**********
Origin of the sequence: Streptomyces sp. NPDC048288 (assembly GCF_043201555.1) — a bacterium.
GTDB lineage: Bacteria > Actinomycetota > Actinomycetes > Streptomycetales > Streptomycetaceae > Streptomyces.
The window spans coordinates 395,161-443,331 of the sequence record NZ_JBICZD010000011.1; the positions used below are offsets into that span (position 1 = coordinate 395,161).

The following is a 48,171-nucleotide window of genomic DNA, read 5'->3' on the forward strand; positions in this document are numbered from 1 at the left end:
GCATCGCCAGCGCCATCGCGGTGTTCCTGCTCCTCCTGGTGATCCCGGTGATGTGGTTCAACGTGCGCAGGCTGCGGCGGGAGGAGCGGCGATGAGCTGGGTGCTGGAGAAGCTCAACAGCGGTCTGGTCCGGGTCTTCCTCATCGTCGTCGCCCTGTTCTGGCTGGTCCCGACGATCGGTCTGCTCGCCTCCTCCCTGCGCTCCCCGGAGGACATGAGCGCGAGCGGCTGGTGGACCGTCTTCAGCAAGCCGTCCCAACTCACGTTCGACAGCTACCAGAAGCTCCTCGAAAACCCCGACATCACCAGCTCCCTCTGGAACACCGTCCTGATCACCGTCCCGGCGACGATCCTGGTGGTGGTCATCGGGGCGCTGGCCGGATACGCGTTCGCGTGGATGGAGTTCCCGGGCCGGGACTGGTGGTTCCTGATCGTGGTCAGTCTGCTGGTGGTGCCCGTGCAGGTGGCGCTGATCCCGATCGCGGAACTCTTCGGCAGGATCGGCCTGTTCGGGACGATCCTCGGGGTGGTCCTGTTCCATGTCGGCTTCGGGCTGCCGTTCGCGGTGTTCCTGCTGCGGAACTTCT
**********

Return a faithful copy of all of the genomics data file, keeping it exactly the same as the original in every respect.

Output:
Origin of the sequence: Streptomyces sp. NPDC048288 (assembly GCF_043201555.1) — a bacterium.
GTDB lineage: Bacteria > Actinomycetota > Actinomycetes > Streptomycetales > Streptomycetaceae > Streptomyces.
The window spans coordinates 395,161-443,331 of the sequence record NZ_JBICZD010000011.1; the positions used below are offsets into that span (position 1 = coordinate 395,161).

The following is a 48,171-nucleotide window of genomic DNA, read 5'->3' on the forward strand; positions in this document are numbered from 1 at the left end:
GCATCGCCAGCGCCATCGCGGTGTTCCTGCTCCTCCTGGTGATCCCGGTGATGTGGTTCAACGTGCGCAGGCTGCGGCGGGAGGAGCGGCGATGAGCTGGGTGCTGGAGAAGCTCAACAGCGGTCTGGTCCGGGTCTTCCTCATCGTCGTCGCCCTGTTCTGGCTGGTCCCGACGATCGGTCTGCTCGCCTCCTCCCTGCGCTCCCCGGAGGACATGAGCGCGAGCGGCTGGTGGACCGTCTTCAGCAAGCCGTCCCAACTCACGTTCGACAGCTACCAGAAGCTCCTCGAAAACCCCGACATCACCAGCTCCCTCTGGAACACCGTCCTGATCACCGTCCCGGCGACGATCCTGGTGGTGGTCATCGGGGCGCTGGCCGGATACGCGTTCGCGTGGATGGAGTTCCCGGGCCGGGACTGGTGGTTCCTGATCGTGGTCAGTCTGCTGGTGGTGCCCGTGCAGGTGGCGCTGATCCCGATCGCGGAACTCTTCGGCAGGATCGGCCTGTTCGGGACGATCCTCGGGGTGGTCCTGTTCCATGTCGGCTTCGGGCTGCCGTTCGCGGTGTTCCTGCTGCGGAACTTCT